Now, this guy gave my mom such a hateful stare that totally caught me off guard and confused me. And then, he irritably answered, "Hindi pa!" (Not yet!)
If I was confused a few seconds before, at that time, I was trying to wake myself up and trying to remember if I missed anything. Why was this man mad at my mom? He absolutely looked pissed. But, what for? And then, my mom had already moved on to some other table when he said, in the most sarcastic way imaginable, "Ang galang 'nyo naman magtanong!" (How polite, your way of asking!)
So, now, I understood! He got pissed because he thought my mom was being impolite. He's mad because my mom, who is in her mid-60's by the way, did not use po, which is the Tagalog word to show or express politeness and respect. That's the only explanation I could think of for his odd behavior, which to my standard neither showed respect nor politeness at all! My mom didn't really hear him. But, I did and, in all honesty, I wanted to punch him in the face right there! Since I was holding my laptop bag and two other bags, I couldn't really do anything right at that moment but glare at him! And, I was still feeling a little dizzy from the travel and this means my brain was probably not functioning as fast as it normally did. My mom found us a table not very far from this man, and when I was seated, I kept giving him the evil eye! Different scenarios came to my mind. What if I approached the man and gave him a lecture or two about politeness and respect and in the process tell him who my mom was so he could go and apologize to her? What if I go straight to his table and just beat the hell out of him just like that? What if I go out to the waiting area where I saw so many familiar faces and tell some of them what just happened and surely they'd be willing to hurt him physically for treating my mom that way?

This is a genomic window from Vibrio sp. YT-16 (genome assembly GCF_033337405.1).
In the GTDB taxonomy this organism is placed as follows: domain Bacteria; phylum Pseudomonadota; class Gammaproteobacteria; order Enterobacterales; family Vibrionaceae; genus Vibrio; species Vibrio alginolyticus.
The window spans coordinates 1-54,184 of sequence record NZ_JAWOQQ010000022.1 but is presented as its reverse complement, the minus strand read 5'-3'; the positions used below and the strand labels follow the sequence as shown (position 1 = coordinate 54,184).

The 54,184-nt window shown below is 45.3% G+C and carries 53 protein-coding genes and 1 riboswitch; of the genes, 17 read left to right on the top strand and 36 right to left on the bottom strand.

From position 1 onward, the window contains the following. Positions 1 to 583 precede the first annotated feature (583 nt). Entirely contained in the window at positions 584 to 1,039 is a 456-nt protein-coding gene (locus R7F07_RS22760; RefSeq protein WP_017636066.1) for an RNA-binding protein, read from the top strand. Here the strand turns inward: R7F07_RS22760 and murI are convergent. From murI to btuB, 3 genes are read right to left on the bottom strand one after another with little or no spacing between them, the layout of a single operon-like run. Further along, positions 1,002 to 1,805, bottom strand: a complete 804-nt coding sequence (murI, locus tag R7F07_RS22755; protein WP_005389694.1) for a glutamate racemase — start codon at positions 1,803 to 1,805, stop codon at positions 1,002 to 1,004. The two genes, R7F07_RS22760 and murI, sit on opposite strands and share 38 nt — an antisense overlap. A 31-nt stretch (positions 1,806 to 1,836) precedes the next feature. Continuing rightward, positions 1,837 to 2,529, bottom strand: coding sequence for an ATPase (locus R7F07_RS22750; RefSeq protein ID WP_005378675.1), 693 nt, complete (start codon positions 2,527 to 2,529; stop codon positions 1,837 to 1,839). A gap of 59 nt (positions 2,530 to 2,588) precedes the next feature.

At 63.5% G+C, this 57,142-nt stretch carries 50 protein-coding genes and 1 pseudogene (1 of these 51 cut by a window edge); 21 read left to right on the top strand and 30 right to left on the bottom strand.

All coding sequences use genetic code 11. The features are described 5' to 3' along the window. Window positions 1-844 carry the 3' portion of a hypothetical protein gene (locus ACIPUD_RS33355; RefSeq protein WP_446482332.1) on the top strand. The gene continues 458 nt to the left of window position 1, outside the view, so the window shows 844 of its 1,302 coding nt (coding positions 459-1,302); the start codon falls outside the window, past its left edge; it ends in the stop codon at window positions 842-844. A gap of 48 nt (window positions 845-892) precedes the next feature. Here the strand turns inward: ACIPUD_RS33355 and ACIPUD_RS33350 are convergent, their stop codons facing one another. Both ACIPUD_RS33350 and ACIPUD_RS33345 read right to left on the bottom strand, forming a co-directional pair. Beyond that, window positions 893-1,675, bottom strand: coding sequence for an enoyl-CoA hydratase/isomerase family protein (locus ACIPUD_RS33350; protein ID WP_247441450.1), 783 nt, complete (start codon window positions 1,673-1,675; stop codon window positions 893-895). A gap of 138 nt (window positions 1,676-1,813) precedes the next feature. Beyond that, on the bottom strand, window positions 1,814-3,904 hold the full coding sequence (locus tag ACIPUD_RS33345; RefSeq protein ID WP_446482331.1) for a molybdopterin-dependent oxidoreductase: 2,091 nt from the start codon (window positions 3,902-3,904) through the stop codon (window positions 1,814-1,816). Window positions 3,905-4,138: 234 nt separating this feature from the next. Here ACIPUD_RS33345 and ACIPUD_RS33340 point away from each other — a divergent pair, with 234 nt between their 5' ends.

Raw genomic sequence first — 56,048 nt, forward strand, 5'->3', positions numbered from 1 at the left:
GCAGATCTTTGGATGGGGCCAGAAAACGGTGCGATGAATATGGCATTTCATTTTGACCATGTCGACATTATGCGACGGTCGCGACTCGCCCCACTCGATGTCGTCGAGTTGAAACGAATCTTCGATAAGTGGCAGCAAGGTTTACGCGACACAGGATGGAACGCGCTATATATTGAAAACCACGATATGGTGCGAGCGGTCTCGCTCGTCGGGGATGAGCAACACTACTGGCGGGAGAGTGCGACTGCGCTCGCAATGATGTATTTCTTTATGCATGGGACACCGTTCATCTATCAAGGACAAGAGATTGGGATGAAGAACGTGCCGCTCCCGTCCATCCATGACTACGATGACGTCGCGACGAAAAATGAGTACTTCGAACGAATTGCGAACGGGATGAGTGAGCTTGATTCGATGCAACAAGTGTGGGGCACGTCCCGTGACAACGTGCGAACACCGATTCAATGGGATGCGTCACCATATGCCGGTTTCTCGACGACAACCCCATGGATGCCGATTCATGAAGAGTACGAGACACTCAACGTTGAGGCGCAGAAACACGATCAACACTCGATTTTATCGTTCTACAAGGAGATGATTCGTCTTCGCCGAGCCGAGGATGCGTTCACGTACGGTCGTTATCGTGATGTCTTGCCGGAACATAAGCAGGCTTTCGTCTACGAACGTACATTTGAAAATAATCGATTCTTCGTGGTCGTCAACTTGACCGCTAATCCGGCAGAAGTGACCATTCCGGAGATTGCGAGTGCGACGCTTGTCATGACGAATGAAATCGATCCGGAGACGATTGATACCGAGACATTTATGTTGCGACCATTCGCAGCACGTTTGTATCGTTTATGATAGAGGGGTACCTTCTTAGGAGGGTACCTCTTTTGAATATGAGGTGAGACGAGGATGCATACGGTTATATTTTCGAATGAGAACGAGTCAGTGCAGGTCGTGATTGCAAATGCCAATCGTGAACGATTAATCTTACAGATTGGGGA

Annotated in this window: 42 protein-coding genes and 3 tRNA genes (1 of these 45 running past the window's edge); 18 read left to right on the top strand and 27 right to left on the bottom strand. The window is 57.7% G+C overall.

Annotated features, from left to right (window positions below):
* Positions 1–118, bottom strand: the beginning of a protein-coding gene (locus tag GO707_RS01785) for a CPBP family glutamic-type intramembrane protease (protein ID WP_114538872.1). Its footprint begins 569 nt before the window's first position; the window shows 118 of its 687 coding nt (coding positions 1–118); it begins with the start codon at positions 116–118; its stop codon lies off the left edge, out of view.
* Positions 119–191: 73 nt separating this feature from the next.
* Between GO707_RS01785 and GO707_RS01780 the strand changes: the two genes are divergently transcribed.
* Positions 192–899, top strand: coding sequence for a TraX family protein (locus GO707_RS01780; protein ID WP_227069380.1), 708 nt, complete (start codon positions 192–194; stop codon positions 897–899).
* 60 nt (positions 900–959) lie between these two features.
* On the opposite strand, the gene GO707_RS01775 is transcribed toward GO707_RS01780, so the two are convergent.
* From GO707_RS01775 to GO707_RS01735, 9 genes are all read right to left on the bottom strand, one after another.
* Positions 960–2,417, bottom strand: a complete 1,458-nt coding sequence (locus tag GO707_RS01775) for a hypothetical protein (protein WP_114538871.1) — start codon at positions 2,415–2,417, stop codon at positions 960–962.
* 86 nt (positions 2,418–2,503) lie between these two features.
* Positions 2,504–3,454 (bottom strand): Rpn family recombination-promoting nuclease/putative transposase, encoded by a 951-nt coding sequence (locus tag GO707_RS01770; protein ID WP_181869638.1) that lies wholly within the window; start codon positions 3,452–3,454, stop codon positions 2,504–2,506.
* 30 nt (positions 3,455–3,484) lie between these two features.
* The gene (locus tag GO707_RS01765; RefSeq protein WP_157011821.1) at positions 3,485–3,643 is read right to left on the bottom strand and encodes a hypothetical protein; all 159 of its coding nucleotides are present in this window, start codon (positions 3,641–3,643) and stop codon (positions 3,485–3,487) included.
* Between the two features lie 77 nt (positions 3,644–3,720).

I realized, though, that if I allowed my emotions to get the better of me and even involve other people in the trouble I was surely going to cause, that would actually make this man win. Also, my mom would not like that. So, I ended up just glaring at the man the whole time until he stood up to leave. I seriously wanted to go to him and, at least, try to talk to him about why he shouldn't be acting that way, but then I was afraid I was too angry for that. If I ever approached him, I knew that I wouldn't have been able to hold it together and I would have lost it! And, I would be humiliating not only myself and my mom, but our people (the Meranaws) as a whole. These were my thoughts so that I could forgive myself from not doing anything at all.
The thing is, we, Meranaws, or maybe Visayas and Mindanao people as a whole, don't really use po and opo when we speak. Only Tagalogs have that. We don't have any equivalent for these polite words. We express politeness through the tone of our voice or the way we address the person with whom we speak. Take my mom, for example, when he talked to that man, she addressed him as "Sir" despite the fact that he didn't really look gentlemanly! The Tagalogs have to understand this. It's not that we don't want to use po or opo, we are just not used to it. Yes, we do use these words of respect whenever we try to speak Tagalog, but there are times that we forget. We do learn this in elementary school, this use of po and opo and we practice this as much as possible. But, when we are in Mindanao, where generally people speak Bisaya or some other language, we do not use these words. It's not natural to us.
I wish I could have explained this to that man. But, as fate would have it, I wasn't able to do so. I do hope, though, that Tagalogs who will get to read this will understand where we're coming from here. And, maybe, just maybe, this message will reach that man, and he, himself, will learn a thing or two about the politeness that he demands of people around him. And, also, I hope we all learn to take a minute and reflect before we actually do or say anything. As the golden rule says: